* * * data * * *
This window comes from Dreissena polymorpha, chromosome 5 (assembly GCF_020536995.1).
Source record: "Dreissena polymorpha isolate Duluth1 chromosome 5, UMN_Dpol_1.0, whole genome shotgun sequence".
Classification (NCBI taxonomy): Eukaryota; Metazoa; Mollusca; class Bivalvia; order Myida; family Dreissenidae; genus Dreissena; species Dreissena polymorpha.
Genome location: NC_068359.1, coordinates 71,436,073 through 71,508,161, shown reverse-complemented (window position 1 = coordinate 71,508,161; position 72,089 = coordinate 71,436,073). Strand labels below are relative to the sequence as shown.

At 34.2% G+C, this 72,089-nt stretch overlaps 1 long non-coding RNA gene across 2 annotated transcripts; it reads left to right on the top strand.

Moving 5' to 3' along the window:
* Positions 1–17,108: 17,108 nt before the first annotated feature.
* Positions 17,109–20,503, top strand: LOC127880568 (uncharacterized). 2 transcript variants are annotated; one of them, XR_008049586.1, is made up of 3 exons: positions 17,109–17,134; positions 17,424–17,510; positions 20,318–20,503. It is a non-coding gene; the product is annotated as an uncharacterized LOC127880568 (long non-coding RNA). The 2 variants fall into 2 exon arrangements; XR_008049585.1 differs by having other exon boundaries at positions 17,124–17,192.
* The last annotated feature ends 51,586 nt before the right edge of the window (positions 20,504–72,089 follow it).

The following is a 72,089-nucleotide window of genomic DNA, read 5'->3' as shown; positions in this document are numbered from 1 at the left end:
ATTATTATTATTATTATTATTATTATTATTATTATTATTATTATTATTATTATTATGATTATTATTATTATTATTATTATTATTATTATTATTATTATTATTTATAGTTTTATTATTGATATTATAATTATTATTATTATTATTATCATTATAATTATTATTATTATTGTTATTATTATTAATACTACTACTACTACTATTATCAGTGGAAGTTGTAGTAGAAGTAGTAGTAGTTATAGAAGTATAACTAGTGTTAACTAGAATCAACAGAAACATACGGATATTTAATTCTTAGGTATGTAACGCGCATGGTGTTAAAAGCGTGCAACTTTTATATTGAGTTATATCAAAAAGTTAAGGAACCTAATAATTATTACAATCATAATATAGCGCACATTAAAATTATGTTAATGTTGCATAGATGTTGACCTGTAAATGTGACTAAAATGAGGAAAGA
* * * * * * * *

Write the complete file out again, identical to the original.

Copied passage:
This window comes from Dreissena polymorpha, chromosome 5 (assembly GCF_020536995.1).
Source record: "Dreissena polymorpha isolate Duluth1 chromosome 5, UMN_Dpol_1.0, whole genome shotgun sequence".
Classification (NCBI taxonomy): Eukaryota; Metazoa; Mollusca; class Bivalvia; order Myida; family Dreissenidae; genus Dreissena; species Dreissena polymorpha.
Genome location: NC_068359.1, coordinates 71,436,073 through 71,508,161, shown reverse-complemented (window position 1 = coordinate 71,508,161; position 72,089 = coordinate 71,436,073). Strand labels below are relative to the sequence as shown.

At 34.2% G+C, this 72,089-nt stretch overlaps 1 long non-coding RNA gene across 2 annotated transcripts; it reads left to right on the top strand.

Moving 5' to 3' along the window:
* Positions 1–17,108: 17,108 nt before the first annotated feature.
* Positions 17,109–20,503, top strand: LOC127880568 (uncharacterized). 2 transcript variants are annotated; one of them, XR_008049586.1, is made up of 3 exons: positions 17,109–17,134; positions 17,424–17,510; positions 20,318–20,503. It is a non-coding gene; the product is annotated as an uncharacterized LOC127880568 (long non-coding RNA). The 2 variants fall into 2 exon arrangements; XR_008049585.1 differs by having other exon boundaries at positions 17,124–17,192.
* The last annotated feature ends 51,586 nt before the right edge of the window (positions 20,504–72,089 follow it).

The following is a 72,089-nucleotide window of genomic DNA, read 5'->3' as shown; positions in this document are numbered from 1 at the left end:
ATTATTATTATTATTATTATTATTATTATTATTATTATTATTATTATTATTATTATGATTATTATTATTATTATTATTATTATTATTATTATTATTATTATTTATAGTTTTATTATTGATATTATAATTATTATTATTATTATTATCATTATAATTATTATTATTATTGTTATTATTATTAATACTACTACTACTACTATTATCAGTGGAAGTTGTAGTAGAAGTAGTAGTAGTTATAGAAGTATAACTAGTGTTAACTAGAATCAACAGAAACATACGGATATTTAATTCTTAGGTATGTAACGCGCATGGTGTTAAAAGCGTGCAACTTTTATATTGAGTTATATCAAAAAGTTAAGGAACCTAATAATTATTACAATCATAATATAGCGCACATTAAAATTATGTTAATGTTGCATAGATGTTGACCTGTAAATGTGACTAAAATGAGGAAAGA